By James Anderson
Inside a case on the wall, next to a handwritten menu and a map sketched by hand, hangs an old yellow card. The seller’s permit, dated September 1982, lists Heide and James L. Bentley as the new owners. A number of photographs all in black frames from those early days adorn the adjacent wall inside Butch’s Grinders.
The deli-style restaurant that originated in Fontana and opened in Riverside almost 40 years ago serves up hot and cold subs – “grinders,” as they’re called. Butch’s prepares specialty sandwiches with your choice of rye, sourdough or the ever-popular squaw bread, and the sandwich shop sells sides like salad and kosher as well as hot pickles.
Underneath an overhead canopy right outside the door, customers can sit at one of several tables to enjoy their orders.
Years ago, drivers accessed gas station pumps under the structure. Public records obtained from the Secretary of State indicate that in 1963, Douglas Oil Company applied for a permit for the building where Butch’s Grinders now stands, and an inspection permit shows Texaco Oil as the property owner circa 1971. James Lee Bentley would go on to sign an application for a permit in July 1982. Within weeks, a new Butch’s was born. A February 2021 financing statement confirms the business remains in the family and lists Kyle Bentley as the current owner.
Joey Sudbrack, a Riverside resident who visited Butch’s in early autumn, acknowledged the place has “a little history to it.”
Respect for roots and tradition, not to mention an exhibition of local pride, become apparent when one walks into the environment the Bentley’s built out of an old service station. A rustic wooden American flag decorated with insignia paying tribute to the likes of Cal Fire and local public service departments hangs above the door. High on the wall opposite the entrance, hang baseball jerseys. One reads number eight on the back and honors Jake Marsinic, an outfielder for the San Diego Padres who played high school baseball at Riverside Polytechnic.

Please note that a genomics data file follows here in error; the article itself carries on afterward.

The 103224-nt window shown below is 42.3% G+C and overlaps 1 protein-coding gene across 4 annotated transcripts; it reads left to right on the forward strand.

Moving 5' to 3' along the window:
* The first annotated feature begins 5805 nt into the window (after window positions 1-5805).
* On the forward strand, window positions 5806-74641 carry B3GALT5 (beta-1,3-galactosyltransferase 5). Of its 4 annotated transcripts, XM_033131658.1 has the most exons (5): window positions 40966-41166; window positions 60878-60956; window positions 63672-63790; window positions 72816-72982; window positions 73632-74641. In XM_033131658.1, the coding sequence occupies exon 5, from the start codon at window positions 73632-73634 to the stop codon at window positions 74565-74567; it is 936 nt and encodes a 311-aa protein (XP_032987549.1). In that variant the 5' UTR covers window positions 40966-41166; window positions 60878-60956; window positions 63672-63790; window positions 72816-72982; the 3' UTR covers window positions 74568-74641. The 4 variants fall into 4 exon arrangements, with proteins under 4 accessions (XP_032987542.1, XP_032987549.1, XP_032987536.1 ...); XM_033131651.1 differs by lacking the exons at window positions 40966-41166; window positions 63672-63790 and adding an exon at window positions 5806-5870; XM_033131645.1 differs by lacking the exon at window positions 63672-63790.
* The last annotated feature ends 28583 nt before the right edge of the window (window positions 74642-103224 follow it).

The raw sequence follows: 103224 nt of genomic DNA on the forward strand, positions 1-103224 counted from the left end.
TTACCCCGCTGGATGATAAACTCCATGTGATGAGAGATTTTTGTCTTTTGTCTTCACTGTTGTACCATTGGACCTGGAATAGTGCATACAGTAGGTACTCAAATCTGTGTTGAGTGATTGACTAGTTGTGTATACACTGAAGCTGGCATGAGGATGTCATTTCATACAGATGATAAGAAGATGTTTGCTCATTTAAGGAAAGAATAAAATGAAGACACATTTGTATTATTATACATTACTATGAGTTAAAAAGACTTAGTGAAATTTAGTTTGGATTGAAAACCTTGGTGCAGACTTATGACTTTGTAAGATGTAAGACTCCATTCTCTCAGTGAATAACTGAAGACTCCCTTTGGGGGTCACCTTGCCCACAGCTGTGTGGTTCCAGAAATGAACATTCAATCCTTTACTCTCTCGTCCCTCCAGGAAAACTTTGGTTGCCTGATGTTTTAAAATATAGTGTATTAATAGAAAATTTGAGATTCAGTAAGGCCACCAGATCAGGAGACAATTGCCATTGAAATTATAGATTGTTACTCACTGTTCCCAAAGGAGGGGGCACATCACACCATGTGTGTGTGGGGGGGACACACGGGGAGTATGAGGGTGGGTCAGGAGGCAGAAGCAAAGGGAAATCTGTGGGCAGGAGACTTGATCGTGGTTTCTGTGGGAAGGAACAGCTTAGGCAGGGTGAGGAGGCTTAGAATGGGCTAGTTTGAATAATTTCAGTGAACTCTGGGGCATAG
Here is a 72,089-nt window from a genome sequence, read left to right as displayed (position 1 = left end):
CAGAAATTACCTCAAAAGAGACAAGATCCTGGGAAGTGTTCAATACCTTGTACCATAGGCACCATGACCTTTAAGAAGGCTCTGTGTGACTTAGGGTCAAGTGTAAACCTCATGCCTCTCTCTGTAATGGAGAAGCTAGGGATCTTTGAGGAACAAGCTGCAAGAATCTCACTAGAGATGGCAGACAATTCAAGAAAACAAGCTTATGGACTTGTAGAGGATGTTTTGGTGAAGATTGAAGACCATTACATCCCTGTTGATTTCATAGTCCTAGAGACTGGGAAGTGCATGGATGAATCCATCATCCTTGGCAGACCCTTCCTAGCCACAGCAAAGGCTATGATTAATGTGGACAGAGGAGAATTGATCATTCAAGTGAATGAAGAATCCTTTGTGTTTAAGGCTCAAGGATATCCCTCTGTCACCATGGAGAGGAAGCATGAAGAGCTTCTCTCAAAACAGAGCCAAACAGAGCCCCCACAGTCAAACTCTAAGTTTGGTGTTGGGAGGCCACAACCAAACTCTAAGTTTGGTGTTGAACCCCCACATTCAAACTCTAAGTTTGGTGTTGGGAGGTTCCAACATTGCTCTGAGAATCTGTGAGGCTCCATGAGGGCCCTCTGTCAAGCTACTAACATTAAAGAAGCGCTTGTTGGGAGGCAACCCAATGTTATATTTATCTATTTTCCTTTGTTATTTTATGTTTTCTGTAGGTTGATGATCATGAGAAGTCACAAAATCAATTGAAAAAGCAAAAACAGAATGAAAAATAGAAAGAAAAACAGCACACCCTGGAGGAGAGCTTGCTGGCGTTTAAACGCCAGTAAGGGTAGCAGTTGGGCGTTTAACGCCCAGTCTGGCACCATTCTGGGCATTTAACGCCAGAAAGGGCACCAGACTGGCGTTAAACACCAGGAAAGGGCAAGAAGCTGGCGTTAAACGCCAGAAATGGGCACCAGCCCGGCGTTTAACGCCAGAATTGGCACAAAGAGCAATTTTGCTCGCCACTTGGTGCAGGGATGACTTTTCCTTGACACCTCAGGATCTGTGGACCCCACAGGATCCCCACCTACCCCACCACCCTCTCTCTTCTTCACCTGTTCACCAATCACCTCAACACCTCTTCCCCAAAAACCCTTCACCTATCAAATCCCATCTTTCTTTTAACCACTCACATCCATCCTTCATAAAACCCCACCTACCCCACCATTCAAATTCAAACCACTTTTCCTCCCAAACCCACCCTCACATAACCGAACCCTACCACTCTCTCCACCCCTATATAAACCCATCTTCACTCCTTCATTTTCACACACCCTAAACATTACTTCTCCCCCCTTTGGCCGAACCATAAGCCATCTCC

Sudbrack commented on the “small town feeling” folks notice when they pick up food there. His partner said she appreciated the variety of soft and fresh breads available.
“We’re turkey and avocado people,” Sudbrack said in regards to the couple’s favorite menu item, noting that they typically get it on squaw bread. “We split it.”
A whiteboard sign inside advertises the “Soup of the Day,” like the periodically promoted tomato bisque. Another sign recently announced a new sandwich, Butch’s Ultimate Italian, which comes with cappicola, genoa salami, tomato, provolone, mortadella and more.
On display in a case beneath the signs, tiny cups of pepperoncini and jalapeno sit beside slightly containers of macaroni and pasta salad and nearby slices of cheesecake and other desserts.
Thomas Tivnen, an Orange County native who has resided in Riverside since 1995, complimented both the food and the service when he and his wife stopped by Butch’s Grinders one evening in late September.
“Try the meatball and try the roast beef and cheese,” he instructed. Tivnen’s wife, Beverley, like Sudbrack’s partner, also extolled the deliciously soft bread.
The Bentley’s long-time pillar of the community located down the street from Ryan Bonaminio Park continues to serve up grinders to generations of satisfied sandwich lovers in the Inland Empire.